Little Failure: A Memoir, by Gary Shteyngart (NF) Humorous memoir of an Eastern European Jewish kid who immigrated to the U.S. Think "Steingart" when pronouncing his family name.

Tent of Miracles, by Jorge Amado (F) South American "mystical fantasy" fiction by a master writer.

Slingshot: AMD’s Fight To Free An Industry From The Ruthless Grip Of Intel, by Hector Ruiz (NF) Usually the winners and victors write history, but not in this case. Ruiz combines an inspiring story of his rise from modest circumstances on the Mexican side of the U.S. border to the top suites of corporate power, along with what it's like to compete with a very tough industry-leading company that combined being the best at most things along with taking every legal (and illegal) step possible to maintain that dominant position. Interestingly, Intel's laser-like focus on the desktop (along with Microsoft) has led them (both) to fall far behind in the mobile area (tablets and smartphones).

The Violinist’s Thumb, by Sam Kean (NF) Study of DNA and how biology evolves and evolution happens. Amazing deep dive into the subject.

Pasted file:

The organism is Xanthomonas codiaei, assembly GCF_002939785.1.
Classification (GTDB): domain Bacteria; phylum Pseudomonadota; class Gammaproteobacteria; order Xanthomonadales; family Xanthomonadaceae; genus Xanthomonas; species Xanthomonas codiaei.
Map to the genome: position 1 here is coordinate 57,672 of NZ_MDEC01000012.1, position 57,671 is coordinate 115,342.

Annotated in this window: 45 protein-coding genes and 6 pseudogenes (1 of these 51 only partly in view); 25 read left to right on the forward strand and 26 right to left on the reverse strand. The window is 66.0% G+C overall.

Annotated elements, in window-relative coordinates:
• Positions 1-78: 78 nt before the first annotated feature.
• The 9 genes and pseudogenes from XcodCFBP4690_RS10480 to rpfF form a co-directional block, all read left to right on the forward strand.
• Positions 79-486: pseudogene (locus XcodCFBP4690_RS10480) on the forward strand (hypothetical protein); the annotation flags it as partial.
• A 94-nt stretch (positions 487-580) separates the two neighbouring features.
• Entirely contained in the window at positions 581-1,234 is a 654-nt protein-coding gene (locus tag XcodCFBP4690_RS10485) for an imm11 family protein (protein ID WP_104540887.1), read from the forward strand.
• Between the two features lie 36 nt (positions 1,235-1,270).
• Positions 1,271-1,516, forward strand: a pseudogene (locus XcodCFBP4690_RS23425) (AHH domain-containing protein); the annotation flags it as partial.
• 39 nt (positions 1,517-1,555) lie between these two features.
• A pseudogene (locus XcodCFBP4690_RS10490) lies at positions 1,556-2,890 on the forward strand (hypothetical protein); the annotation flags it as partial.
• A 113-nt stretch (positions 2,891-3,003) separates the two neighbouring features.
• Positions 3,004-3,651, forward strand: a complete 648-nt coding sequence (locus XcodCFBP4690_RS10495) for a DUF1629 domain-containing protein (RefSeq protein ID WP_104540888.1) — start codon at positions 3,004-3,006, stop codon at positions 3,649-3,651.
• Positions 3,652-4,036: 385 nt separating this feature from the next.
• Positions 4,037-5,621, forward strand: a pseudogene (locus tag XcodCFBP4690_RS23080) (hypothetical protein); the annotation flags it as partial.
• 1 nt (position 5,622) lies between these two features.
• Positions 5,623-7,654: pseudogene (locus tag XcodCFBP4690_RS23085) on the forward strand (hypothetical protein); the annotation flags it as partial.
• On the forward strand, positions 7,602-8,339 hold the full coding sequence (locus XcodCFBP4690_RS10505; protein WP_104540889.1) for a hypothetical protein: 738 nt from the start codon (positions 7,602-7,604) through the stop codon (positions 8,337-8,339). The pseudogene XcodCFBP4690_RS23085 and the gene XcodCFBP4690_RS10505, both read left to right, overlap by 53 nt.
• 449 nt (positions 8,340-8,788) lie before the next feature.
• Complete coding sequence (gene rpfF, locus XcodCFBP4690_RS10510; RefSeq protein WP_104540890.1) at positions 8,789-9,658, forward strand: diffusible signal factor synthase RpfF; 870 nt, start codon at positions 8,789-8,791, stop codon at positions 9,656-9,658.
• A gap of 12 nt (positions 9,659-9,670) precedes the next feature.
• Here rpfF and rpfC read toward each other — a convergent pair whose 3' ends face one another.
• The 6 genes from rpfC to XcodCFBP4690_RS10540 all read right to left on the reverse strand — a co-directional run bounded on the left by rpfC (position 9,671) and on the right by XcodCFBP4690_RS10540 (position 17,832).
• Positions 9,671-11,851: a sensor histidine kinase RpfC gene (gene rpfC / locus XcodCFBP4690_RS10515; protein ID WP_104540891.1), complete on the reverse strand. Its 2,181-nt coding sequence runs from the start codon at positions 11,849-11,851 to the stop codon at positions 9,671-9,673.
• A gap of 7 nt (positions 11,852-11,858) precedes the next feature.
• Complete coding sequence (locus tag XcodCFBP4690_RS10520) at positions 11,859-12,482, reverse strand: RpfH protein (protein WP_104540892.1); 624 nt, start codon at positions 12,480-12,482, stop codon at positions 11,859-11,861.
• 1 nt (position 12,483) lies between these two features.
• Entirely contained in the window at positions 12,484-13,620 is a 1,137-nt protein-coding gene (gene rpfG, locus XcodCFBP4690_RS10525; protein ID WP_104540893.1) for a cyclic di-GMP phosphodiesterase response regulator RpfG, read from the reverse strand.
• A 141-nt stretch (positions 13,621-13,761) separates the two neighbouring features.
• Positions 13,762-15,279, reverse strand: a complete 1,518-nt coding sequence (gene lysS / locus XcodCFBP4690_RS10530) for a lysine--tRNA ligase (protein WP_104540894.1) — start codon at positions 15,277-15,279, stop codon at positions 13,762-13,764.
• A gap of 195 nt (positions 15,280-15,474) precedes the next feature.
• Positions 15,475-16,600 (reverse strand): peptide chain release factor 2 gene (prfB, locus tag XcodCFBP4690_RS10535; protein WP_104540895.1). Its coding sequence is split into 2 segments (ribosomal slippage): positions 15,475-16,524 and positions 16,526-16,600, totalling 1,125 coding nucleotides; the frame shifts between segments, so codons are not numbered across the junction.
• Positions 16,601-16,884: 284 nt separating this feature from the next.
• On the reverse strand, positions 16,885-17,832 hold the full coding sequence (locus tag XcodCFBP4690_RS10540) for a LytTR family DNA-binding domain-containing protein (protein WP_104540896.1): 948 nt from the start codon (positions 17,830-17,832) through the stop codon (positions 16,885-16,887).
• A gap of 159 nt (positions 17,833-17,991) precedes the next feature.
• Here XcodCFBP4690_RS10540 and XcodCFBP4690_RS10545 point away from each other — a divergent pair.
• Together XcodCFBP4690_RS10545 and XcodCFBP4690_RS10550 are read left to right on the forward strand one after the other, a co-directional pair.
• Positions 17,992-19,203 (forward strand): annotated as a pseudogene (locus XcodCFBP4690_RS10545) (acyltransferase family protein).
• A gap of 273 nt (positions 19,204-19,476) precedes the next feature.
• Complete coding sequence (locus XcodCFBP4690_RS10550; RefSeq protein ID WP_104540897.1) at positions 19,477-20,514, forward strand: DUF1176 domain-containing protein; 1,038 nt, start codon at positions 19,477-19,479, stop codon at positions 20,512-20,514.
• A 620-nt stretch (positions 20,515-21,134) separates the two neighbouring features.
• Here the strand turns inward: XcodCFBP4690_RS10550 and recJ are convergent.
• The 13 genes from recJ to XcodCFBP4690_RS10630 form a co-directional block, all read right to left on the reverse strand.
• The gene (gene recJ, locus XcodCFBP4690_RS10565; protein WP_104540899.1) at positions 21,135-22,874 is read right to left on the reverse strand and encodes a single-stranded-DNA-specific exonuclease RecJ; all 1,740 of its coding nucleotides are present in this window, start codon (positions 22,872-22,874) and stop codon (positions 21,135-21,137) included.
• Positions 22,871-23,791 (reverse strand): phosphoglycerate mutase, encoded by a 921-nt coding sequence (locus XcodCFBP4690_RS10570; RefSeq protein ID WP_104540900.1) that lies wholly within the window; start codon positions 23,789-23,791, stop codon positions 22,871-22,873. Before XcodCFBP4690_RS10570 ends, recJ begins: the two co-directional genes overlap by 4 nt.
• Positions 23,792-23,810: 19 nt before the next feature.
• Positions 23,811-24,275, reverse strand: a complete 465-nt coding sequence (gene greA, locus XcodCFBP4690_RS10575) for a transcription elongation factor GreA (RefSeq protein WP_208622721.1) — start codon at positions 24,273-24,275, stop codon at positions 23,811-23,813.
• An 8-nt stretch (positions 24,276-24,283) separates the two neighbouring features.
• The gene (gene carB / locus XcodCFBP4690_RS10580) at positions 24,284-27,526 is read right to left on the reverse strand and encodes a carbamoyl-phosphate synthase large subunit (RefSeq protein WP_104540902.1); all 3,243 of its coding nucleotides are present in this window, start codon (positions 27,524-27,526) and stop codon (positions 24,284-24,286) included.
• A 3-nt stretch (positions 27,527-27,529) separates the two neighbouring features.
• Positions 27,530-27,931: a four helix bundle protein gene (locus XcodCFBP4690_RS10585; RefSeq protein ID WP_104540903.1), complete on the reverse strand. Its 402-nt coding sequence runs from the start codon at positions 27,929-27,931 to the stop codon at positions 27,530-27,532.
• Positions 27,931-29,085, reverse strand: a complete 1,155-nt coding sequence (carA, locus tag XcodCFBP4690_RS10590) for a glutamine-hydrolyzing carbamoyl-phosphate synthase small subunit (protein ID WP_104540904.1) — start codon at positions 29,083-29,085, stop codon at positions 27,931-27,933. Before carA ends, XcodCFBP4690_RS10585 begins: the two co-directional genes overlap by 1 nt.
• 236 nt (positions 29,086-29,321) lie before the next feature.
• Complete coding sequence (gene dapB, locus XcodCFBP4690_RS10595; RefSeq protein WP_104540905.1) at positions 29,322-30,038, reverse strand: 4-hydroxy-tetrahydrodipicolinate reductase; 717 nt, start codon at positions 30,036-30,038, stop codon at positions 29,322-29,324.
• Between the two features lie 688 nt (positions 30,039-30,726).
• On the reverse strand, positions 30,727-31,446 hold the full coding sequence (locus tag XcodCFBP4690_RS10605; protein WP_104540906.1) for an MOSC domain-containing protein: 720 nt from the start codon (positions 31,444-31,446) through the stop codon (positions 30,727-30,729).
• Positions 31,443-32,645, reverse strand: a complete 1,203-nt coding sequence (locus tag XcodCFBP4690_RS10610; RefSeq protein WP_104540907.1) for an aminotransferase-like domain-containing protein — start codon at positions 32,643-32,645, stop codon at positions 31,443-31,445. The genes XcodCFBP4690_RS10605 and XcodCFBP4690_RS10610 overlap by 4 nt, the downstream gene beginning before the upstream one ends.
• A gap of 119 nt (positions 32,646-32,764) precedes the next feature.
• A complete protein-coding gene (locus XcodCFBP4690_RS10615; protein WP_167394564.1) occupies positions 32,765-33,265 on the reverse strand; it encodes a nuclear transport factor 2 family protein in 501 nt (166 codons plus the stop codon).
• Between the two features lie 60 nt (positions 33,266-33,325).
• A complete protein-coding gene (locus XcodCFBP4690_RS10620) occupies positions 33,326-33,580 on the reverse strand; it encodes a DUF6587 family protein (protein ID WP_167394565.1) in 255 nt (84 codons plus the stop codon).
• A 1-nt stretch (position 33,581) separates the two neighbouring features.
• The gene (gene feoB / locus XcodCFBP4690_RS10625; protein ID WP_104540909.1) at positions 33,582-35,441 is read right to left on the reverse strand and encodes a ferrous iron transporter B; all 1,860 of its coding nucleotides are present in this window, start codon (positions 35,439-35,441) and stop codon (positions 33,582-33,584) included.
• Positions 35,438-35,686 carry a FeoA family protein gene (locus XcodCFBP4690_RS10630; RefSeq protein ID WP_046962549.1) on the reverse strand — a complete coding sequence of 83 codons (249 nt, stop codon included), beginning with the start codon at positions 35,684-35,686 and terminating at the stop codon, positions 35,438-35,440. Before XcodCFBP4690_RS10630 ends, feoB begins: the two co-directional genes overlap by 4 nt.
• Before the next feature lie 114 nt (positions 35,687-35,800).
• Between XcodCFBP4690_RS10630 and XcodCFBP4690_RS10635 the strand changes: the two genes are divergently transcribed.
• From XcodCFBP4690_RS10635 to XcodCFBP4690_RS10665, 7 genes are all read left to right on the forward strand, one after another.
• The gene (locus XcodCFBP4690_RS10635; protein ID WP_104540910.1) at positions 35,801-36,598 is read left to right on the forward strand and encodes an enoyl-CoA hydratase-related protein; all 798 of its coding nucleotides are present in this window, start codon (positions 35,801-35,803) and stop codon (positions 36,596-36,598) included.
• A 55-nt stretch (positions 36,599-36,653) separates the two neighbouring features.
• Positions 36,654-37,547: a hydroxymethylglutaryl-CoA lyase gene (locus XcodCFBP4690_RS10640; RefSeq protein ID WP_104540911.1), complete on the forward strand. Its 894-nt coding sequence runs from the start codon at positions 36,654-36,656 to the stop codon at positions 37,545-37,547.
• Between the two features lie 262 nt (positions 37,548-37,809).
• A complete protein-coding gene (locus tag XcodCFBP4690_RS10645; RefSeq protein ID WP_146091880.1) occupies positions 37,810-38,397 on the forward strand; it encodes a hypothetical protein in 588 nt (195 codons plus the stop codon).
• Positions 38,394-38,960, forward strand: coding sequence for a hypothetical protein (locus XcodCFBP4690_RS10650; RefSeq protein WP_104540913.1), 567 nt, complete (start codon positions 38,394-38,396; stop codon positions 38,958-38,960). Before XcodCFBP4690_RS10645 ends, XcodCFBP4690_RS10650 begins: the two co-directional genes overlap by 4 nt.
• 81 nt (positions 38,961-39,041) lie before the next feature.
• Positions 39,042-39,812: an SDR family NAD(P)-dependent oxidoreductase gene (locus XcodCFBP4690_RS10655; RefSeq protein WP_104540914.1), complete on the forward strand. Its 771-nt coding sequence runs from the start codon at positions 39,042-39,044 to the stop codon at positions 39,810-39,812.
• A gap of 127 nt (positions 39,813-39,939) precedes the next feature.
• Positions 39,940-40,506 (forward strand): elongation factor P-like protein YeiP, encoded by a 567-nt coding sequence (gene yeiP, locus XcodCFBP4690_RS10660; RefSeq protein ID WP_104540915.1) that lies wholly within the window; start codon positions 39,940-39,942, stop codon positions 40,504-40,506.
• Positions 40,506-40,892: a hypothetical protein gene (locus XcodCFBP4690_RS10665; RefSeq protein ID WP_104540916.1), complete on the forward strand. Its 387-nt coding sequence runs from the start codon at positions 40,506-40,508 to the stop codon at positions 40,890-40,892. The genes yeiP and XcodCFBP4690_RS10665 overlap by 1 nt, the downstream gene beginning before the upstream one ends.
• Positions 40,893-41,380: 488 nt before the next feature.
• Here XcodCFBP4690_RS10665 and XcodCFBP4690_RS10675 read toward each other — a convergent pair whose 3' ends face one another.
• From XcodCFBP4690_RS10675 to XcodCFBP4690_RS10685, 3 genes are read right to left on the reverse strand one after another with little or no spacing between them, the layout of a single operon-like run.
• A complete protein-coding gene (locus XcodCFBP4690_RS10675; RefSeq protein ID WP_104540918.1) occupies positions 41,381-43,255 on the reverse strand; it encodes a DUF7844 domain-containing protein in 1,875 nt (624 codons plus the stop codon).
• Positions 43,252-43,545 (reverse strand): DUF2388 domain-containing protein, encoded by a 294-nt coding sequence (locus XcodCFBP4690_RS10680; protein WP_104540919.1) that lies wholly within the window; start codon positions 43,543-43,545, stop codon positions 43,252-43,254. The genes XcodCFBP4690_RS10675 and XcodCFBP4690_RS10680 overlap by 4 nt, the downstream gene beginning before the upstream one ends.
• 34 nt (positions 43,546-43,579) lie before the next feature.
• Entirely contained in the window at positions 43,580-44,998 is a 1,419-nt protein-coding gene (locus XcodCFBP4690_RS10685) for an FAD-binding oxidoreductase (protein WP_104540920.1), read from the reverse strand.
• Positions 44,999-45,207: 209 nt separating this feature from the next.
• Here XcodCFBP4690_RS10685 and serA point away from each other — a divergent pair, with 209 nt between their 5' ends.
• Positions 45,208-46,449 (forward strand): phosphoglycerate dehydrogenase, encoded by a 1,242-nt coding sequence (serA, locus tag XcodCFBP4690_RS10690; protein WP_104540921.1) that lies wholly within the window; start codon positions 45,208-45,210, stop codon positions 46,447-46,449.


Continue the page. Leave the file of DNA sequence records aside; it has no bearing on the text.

The Orphan Master’s Son, by Adam Johnson (F) Stranger than fiction (and apparently mostly true) story of the dark side of North Korea and the way reality is distorted for the citizens. So incredible and disturbing, this was hard for me to read.

Would You Kill the Fat Man? by David Edmonds (NF) A seminal book about psychology and the dilemma of decision making when the only best option is the lesser of bad choices. At least you will be able to talk about "the trolly-ology dilemma" at your next cocktail meeting or Mensa meeting.

Father of Two, by Ken Hurwitz (NF) Very good story, with a bit of a surprise ending, about a son's long-term efforts to find out how his journalist father died.

The History of the Internet and the Digital Future, by Johnny Ryan (NF) Good read for nerd-central folks. Nice recap of the evolution of the Internet.

Disquiet, Please!:  More Humor Writing From The New Yorker, Edited by David Remnick and Henry Finder (F) A collection of the magazine's short humor stories. Lots of stories!

In the Kingdom of Ice, by Hampton Sides (NF) The story about the history of gaining knowledge of the Arctic region, and the first attempts to sail into the polar latitudes. Breathtaking detail based on exhaustive research. This book includes fascinating information about Russia's Siberian polar regions and the native peoples there.

Doctor Copernicus, by John Banville (F) Comments above.


1 Response

  1. Melissa
    Poppy, this is agreat post and will serve me well as I look to start reading more books this year! I'll have to work through this list.

Leave a comment